Electronics and Photonics

​Yi Cui: How nano materials can help improve everything from batteries to face masks

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Research News

By focusing on structures that are infinitesimally small, a prolific engineer initiates a series of very big things.

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​Yi Cui: How nano materials can help improve everything from batteries to face masks
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By focusing on structures that are infinitesimally small, a prolific engineer initiates a series of very big things.

Yi Cui | Photo by Matt Beardsley/SLAC

           

What do a battery, a facemask and a solar cell have in common?

Last modified Fri, 29 Apr, 2016 at 9:26

How the shape and structure of nanoparticles affects energy storage

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A team of engineers obtain a first look inside phase-changing nanoparticles and find that their structure significantly influences performance.

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How the shape and structure of nanoparticles affects energy storage
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A team of engineers obtain a first look inside phase-changing nanoparticles and find that their structure significantly influences performance.

Stanford engineers studying the structures of phase-changing nanoparticles have found that shape matters. Materials composed of cubes and pyramids, for instance, may yield more efficient batteries than those made of icosahedrons which are 20-sided polyhedrons. | Image courtesy Dionne Group

Last modified Tue, 26 Apr, 2016 at 12:11

​Zhenan Bao: On a quest to develop artificial skin

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A team of engineers explore how a new kind of wearable electronics could restore sensation to people with prosthetic limbs.

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​Zhenan Bao: On a quest to develop artificial skin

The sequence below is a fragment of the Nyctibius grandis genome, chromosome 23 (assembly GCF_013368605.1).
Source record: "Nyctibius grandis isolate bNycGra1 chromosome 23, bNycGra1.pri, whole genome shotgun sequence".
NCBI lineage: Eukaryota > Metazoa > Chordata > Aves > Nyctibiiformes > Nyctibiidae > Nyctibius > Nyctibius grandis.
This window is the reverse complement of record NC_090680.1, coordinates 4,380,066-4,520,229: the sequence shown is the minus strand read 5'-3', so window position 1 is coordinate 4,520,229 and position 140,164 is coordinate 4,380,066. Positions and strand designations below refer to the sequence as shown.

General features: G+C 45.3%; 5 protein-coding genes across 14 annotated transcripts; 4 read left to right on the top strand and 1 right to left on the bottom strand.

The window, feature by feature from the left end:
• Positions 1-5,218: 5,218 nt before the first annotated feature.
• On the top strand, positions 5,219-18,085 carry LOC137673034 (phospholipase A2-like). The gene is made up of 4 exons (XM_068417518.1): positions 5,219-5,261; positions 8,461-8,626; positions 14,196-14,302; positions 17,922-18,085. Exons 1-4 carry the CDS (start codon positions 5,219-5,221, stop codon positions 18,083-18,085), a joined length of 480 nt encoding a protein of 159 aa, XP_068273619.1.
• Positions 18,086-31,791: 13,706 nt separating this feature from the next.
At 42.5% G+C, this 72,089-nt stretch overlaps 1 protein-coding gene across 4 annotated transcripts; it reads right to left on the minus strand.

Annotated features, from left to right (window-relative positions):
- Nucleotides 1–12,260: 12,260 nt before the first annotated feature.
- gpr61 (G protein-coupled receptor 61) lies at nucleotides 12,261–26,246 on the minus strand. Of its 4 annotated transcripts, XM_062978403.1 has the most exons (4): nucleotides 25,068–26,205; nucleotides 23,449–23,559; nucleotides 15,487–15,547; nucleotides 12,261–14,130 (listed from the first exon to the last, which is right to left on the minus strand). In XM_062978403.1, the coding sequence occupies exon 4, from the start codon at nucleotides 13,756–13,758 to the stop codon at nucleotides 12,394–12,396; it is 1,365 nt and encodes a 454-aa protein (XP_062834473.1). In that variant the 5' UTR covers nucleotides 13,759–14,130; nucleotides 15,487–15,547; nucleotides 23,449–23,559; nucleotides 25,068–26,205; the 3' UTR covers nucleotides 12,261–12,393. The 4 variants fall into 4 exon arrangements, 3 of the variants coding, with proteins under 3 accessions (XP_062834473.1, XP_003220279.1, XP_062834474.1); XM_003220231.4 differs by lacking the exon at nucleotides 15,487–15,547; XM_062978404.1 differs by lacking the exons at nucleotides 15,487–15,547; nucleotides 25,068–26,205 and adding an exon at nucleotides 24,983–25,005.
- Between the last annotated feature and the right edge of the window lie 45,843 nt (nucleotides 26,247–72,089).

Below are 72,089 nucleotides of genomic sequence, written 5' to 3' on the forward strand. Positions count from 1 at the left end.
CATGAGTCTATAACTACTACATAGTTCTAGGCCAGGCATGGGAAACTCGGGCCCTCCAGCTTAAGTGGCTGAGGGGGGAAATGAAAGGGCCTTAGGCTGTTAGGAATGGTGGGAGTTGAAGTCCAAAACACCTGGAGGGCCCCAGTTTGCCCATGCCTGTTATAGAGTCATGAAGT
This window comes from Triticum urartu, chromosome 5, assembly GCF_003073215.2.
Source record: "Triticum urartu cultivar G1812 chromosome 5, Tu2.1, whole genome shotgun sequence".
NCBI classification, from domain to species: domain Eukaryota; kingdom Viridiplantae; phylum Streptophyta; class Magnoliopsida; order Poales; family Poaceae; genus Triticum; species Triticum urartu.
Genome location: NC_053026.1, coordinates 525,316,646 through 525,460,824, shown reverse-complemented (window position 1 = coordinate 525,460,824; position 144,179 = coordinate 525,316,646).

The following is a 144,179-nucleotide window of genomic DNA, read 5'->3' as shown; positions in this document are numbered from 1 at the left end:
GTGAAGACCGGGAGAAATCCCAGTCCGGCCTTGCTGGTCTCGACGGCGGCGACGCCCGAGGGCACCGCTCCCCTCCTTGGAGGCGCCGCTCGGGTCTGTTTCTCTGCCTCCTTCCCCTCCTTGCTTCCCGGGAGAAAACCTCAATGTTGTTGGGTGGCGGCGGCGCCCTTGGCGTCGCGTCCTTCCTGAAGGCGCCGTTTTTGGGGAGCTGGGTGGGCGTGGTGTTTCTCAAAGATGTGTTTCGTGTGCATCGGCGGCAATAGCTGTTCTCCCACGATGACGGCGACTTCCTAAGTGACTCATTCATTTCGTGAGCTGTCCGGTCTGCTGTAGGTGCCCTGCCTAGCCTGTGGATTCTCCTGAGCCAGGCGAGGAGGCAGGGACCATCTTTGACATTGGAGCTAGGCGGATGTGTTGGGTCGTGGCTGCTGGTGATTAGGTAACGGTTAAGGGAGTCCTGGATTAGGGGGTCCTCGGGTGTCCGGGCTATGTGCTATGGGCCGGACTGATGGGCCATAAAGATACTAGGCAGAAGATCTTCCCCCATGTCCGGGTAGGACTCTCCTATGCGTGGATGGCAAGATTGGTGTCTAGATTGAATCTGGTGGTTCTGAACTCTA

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A team of engineers explore how a new kind of wearable electronics could restore sensation to people with prosthetic limbs.

Can we build better prostheses? | REUTERS/Mary Schwalm

Last modified Fri, 22 Apr, 2016 at 13:57

How could we use the tiniest specs of diamonds?

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Research News

Extracting nanodiamonds from crude oil could help produce next-generation tools for imaging and communications.

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How could we use the tiniest specs of diamonds?
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Extracting nanodiamonds from crude oil could help to produce next-generation tools for imaging and communications.

Too small to see with the naked eye, diamondoids are visible only when they clump together in fine, sugar-like crystals like these. | Photo by Christopher Smith, SLAC National Accelerator Laboratory

Last modified Mon, 11 Apr, 2016 at 8:20

Could a new catalyst use sunlight to efficiently extract hydrogen from water?

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Hydrogen powered vehicles offer a clean alternative to running cars with fossil fuels. This chemical engineering discovery brings that closer to reality.

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Could a new catalyst use sunlight to efficiently extract hydrogen from water?
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Hydrogen powered vehicles offer a clean alternative to running cars with fossil fuels. This chemical engineering discovery brings that closer to reality.

Renewables | Reuters/Mike Blake

Last modified Fri, 1 Apr, 2016 at 8:56

On the road to a safer driving experience

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By testing the physical limits of speeding cars, a group of engineers hope to develop safer autonomous driving systems.